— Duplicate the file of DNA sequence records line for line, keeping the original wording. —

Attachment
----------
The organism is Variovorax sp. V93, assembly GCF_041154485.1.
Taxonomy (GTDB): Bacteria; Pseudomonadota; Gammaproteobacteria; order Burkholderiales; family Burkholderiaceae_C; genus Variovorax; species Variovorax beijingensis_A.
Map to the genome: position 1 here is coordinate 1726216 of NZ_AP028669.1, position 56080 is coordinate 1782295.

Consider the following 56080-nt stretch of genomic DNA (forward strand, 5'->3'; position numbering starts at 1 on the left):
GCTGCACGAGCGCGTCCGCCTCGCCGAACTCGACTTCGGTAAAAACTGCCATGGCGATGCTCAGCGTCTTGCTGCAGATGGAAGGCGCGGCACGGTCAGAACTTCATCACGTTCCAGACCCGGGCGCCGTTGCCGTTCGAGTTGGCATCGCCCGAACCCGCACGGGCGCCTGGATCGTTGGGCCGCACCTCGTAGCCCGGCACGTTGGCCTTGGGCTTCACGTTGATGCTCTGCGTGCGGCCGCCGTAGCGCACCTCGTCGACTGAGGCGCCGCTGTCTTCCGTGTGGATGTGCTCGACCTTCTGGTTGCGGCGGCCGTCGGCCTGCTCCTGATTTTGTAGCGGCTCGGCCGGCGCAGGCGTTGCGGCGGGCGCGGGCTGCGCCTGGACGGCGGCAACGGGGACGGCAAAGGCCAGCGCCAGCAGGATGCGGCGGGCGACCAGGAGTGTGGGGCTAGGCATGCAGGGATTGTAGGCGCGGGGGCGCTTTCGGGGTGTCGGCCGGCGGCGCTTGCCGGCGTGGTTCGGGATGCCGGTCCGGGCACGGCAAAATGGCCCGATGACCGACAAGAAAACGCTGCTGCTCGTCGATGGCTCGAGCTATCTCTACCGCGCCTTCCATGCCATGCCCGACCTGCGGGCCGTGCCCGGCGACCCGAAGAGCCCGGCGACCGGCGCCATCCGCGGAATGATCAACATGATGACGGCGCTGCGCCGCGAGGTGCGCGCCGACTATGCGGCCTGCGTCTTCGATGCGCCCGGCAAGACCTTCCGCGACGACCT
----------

The organism is Variovorax sp. V93, assembly GCF_041154485.1.
Taxonomy (GTDB): Bacteria; Pseudomonadota; Gammaproteobacteria; order Burkholderiales; family Burkholderiaceae_C; genus Variovorax; species Variovorax beijingensis_A.
Map to the genome: position 1 here is coordinate 1726216 of NZ_AP028669.1, position 56080 is coordinate 1782295.

Consider the following 56080-nt stretch of genomic DNA (forward strand, 5'->3'; position numbering starts at 1 on the left):
GCTGCACGAGCGCGTCCGCCTCGCCGAACTCGACTTCGGTAAAAACTGCCATGGCGATGCTCAGCGTCTTGCTGCAGATGGAAGGCGCGGCACGGTCAGAACTTCATCACGTTCCAGACCCGGGCGCCGTTGCCGTTCGAGTTGGCATCGCCCGAACCCGCACGGGCGCCTGGATCGTTGGGCCGCACCTCGTAGCCCGGCACGTTGGCCTTGGGCTTCACGTTGATGCTCTGCGTGCGGCCGCCGTAGCGCACCTCGTCGACTGAGGCGCCGCTGTCTTCCGTGTGGATGTGCTCGACCTTCTGGTTGCGGCGGCCGTCGGCCTGCTCCTGATTTTGTAGCGGCTCGGCCGGCGCAGGCGTTGCGGCGGGCGCGGGCTGCGCCTGGACGGCGGCAACGGGGACGGCAAAGGCCAGCGCCAGCAGGATGCGGCGGGCGACCAGGAGTGTGGGGCTAGGCATGCAGGGATTGTAGGCGCGGGGGCGCTTTCGGGGTGTCGGCCGGCGGCGCTTGCCGGCGTGGTTCGGGATGCCGGTCCGGGCACGGCAAAATGGCCCGATGACCGACAAGAAAACGCTGCTGCTCGTCGATGGCTCGAGCTATCTCTACCGCGCCTTCCATGCCATGCCCGACCTGCGGGCCGTGCCCGGCGACCCGAAGAGCCCGGCGACCGGCGCCATCCGCGGAATGATCAACATGATGACGGCGCTGCGCCGCGAGGTGCGCGCCGACTATGCGGCCTGCGTCTTCGATGCGCCCGGCAAGACCTTCCGCGACGACCT